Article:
How does the composition of an opening theme differ to composing for specific scenes and moments?
Oh man, I dreaded writing an opening theme! I don’t really think melodically; it’s just not one of my gifts. When you think about the great themes, it’s hard to keep up. All my initial drafts were insane: a single piano note, one little electronic beep, an african Shaker (the Wilcox family did, in fact, make their money in the colonies — an even earlier idea was to use Nigerian musicians in a sort of Edward Said meets Jean Rhys way but that seemed impractical). Of course the other thing looming over this whole score is the fact that whenever you see English people from 1900 – 1930 wearing waistcoats, the theme from Downton Abbey immediately starts playing from the nearest piece of audio equipment. I think we ended up in a good place. The really scary thing for me, truth be told, was the “…next time, on Howards End” interstitial pieces. I love a moment; I feel that I can react quite well to well-made filmic gestures, of which there are countless in this adaptation. There is one shot in particular where Bast is walking late at night, very noir, a strong light source obscuring his face – very Leni Riefenstahl meets Close Encounters – which inspired all of his music.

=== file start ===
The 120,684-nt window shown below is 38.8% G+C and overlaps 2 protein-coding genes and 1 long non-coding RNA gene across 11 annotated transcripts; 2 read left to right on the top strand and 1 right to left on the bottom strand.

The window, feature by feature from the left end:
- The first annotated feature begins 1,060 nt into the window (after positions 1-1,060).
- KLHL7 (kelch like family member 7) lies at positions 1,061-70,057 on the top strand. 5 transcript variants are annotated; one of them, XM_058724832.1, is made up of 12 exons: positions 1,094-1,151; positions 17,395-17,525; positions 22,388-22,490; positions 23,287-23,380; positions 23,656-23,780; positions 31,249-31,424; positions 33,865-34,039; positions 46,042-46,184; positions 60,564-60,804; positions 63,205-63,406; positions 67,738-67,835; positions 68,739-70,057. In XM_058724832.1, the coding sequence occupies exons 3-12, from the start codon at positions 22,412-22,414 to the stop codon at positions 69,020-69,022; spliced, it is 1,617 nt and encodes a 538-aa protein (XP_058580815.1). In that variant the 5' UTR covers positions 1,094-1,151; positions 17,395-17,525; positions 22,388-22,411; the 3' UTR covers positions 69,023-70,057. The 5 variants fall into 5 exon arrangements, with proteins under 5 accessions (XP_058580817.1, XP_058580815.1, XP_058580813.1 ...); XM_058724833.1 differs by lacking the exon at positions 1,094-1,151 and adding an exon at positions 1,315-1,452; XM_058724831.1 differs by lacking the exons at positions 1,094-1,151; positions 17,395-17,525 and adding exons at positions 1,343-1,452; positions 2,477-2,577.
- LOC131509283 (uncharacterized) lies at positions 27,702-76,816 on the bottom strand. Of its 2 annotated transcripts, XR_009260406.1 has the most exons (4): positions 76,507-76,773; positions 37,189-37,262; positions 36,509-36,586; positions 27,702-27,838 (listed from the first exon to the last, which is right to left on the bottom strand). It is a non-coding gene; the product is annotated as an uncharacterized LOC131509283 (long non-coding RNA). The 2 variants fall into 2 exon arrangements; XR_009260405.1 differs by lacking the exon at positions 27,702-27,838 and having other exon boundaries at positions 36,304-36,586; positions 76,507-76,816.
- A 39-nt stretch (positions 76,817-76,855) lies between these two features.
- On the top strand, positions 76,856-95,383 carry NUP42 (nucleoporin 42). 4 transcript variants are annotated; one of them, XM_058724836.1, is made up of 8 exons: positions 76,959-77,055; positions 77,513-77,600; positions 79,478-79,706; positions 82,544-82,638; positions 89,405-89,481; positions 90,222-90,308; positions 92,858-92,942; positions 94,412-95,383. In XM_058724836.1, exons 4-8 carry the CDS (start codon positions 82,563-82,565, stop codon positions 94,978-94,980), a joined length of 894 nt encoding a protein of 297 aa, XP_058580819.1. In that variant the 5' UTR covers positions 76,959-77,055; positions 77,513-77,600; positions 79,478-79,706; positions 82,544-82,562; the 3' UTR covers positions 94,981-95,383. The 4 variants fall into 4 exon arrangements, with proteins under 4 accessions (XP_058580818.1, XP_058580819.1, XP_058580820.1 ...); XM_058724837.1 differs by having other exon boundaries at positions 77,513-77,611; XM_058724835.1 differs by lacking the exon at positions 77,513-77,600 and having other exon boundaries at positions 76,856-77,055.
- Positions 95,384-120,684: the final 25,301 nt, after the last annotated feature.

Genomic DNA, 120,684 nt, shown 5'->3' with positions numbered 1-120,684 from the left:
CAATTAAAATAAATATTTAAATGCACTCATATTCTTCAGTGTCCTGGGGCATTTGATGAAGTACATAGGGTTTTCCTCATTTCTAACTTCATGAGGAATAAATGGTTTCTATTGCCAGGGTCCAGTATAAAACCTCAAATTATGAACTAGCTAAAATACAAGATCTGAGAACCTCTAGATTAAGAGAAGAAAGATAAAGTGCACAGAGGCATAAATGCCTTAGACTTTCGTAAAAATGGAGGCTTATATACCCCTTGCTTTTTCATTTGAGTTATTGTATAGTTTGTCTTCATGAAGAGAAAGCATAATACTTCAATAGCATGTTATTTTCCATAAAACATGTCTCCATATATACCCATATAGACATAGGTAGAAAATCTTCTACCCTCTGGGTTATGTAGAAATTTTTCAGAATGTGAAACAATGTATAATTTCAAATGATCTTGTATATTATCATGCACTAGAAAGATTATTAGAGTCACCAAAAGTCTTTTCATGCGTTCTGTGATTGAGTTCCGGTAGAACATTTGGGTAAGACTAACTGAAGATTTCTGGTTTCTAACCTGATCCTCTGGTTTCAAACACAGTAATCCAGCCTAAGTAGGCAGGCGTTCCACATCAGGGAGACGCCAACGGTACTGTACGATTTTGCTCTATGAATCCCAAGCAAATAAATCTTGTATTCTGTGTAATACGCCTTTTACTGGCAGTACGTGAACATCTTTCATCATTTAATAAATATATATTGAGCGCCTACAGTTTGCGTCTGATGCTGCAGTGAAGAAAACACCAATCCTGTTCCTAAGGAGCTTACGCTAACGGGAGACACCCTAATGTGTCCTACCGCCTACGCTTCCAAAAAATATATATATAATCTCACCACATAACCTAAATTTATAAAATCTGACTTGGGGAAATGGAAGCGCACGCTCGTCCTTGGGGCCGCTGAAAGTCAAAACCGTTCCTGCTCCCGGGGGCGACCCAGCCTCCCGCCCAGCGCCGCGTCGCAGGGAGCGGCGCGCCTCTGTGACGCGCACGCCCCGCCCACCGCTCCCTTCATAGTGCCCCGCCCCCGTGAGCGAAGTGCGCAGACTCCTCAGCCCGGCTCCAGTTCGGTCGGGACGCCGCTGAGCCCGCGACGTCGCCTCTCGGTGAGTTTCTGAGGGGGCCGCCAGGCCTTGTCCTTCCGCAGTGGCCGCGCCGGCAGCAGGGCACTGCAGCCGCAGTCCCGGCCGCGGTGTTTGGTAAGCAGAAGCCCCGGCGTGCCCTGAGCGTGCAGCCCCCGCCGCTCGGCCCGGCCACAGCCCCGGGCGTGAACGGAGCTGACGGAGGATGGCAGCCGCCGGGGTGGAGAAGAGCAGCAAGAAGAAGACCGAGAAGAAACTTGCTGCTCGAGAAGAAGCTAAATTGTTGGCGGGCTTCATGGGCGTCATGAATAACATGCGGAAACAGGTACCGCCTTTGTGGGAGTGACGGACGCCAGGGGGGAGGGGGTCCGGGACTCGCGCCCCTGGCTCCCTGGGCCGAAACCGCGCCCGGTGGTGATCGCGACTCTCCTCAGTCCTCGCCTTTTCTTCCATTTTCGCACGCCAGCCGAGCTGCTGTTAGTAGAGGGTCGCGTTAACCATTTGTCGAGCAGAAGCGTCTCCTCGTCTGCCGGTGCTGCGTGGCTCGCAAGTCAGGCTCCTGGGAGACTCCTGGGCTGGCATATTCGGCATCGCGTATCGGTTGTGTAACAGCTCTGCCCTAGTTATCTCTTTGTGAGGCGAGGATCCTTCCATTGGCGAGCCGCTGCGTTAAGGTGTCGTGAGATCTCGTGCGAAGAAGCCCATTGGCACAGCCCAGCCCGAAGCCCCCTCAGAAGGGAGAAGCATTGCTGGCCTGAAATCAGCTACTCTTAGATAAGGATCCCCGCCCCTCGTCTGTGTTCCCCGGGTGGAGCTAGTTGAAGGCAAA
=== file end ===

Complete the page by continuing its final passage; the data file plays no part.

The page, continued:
Are there any fellow composers, musicians and artists that you would love to collaborate with or that you look to for inspiration?
This is going to be a long list! I have been incredibly lucky to have worked with so many of my favourite musicians and artists across many disciplines. I have, however, always wanted to make a giant piece of strange drones & rhythms for Beyoncé, but I think that’s true of most sentient beings on the planet.
Are you working on anything new at the moment that you can share with us?
I’m putting the finishing touches on a few revisions to my opera Marnie, which opened in November of last year at ENO in London, and which opens this autumn at the Met in New York. I’m starting planning out a bassoon concerto, outrageously, and I’ve just finished a small batch of choral music which was sung by the choir of King’s College, Cambridge (which, between these pieces and Forster, seems to be looming rather large in my consciousness these days).